Edmonton city manager Andre Corbould said Tuesday during an emergency committee meeting that the city has not yet come to a final recommendation on whether the mask bylaw should end when the province’s does or continue.

The city has been told to expect guidance related to public health recommendations from Alberta’s chief medical officer of health Dr. Deena Hinshaw ahead of Stage 3, he said.

“COVID is not over just because we’re in Stage 3. There will be some guidance.”

Corbould said the city will wait on that guidance from Hinshaw before council makes a decision on the mask bylaw.

Story continues below advertisement

“Without council action, the city’s mask bylaw will continue to be in effect until Dec. 31, 2021. In alignment with the provincial shift to recommending masks rather than mandating their use, we will bring an item to council for discussion on this matter at the end of June,” Corbould said.

“If council chooses to amend the bylaw, it’s my intention to continue with the current direction provided to city employees to wear masks while in common areas in city workplaces following Stage 3 and we will continue to wear masks when entering, exiting and moving about things like council chambers.”

He said the extra precaution, based on Occupational Health and Safety recommendations, won’t continue forever.

“It will be a temporary measure as staff are reintegrated into the workplace and full vaccination rates continue to increase,” Corbould said Tuesday.

“We encourage all employers and businesses in Edmonton to make thoughtful decisions about their own mask requirements, considering the recommendations of the chief medical officer of health over the next several months.

“Whether in Stage 3 or well into the future, we continue to welcome and encourage Edmontonians to make good public health choices and that might include continuing to wear masks on transit or indoors or crowded public outdoor spaces.”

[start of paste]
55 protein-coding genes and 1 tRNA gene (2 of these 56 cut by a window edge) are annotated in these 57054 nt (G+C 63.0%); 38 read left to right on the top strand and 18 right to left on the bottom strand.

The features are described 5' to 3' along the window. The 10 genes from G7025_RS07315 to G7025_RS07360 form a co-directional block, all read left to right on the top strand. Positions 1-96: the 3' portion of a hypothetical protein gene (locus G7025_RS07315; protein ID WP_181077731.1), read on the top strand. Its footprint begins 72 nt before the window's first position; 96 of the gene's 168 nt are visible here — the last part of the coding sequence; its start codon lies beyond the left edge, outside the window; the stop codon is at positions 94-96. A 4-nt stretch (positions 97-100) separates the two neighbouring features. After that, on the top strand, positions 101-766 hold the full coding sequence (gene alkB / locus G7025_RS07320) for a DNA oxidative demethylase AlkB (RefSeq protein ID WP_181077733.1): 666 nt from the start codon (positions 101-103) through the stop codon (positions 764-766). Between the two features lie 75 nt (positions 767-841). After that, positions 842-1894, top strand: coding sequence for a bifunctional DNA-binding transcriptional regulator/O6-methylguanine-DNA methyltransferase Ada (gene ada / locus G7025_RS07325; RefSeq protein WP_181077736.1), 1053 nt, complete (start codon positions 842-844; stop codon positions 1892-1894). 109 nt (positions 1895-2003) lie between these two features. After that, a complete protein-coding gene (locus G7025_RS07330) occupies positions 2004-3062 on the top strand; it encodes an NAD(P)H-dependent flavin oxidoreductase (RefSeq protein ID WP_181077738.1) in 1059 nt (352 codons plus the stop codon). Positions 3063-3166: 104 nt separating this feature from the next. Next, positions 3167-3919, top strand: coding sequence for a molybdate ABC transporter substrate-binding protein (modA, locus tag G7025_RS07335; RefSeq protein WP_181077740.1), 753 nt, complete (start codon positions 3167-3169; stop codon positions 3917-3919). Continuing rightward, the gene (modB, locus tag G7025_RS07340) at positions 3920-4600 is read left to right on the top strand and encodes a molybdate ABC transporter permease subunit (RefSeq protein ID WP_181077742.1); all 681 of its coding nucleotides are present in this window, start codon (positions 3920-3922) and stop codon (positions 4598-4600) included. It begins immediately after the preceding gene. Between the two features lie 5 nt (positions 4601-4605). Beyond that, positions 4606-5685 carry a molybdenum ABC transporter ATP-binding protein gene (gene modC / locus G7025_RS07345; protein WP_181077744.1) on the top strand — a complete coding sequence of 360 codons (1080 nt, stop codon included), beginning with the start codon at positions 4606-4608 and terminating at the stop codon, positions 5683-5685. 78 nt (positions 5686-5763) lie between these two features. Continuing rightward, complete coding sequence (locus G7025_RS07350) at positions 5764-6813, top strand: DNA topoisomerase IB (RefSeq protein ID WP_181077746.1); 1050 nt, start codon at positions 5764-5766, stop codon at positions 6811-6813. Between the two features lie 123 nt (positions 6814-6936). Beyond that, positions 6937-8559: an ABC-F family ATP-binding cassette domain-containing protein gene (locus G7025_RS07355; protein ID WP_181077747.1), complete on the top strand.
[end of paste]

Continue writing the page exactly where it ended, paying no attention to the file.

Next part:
Story continues below advertisement
Click to play video: 'Calgary extends mandatory mask bylaw, increases fines'
Calgary extends mandatory mask bylaw, increases fines

Calgary’s mask bylaw is also set to remain in place until the end of 2021, unless the pandemic circumstances like mass vaccination change, and lead administration or council to decide to amend or repeal the bylaw.

Alberta became the last Canadian province to implement a province-wide mask mandate, when it was enacted in December 2020.

Both Iveson and Nenshi have said the cities would make their own decisions about when the local mask mandate would be lifted.

“There are a whole series of options here — from lifting the mask mandate when the province lifts the last of its health restrictions to keeping the mandate completely in place,” Nenshi said May 27. “And a whole bunch of things in between.

Story continues below advertisement

“What do we want to do with public transit where distancing is not really that possible? So we want to keep the mask mandate in place so people feel more comfortable and safe on transit, at least for a little while.

“These are the questions that I don’t have answers to yet,” he said. “But certainly those are the things that we’ll be thinking about over the next three or four weeks.”

Nenshi said the decision will be made based on what’s right for public health and the economy.

“It was business that was really pushing us to put into a mask mandate because they felt that it made it easier for their employees to be able to point to a bylaw and keep their customers safe and go back into business.”



Sponsored content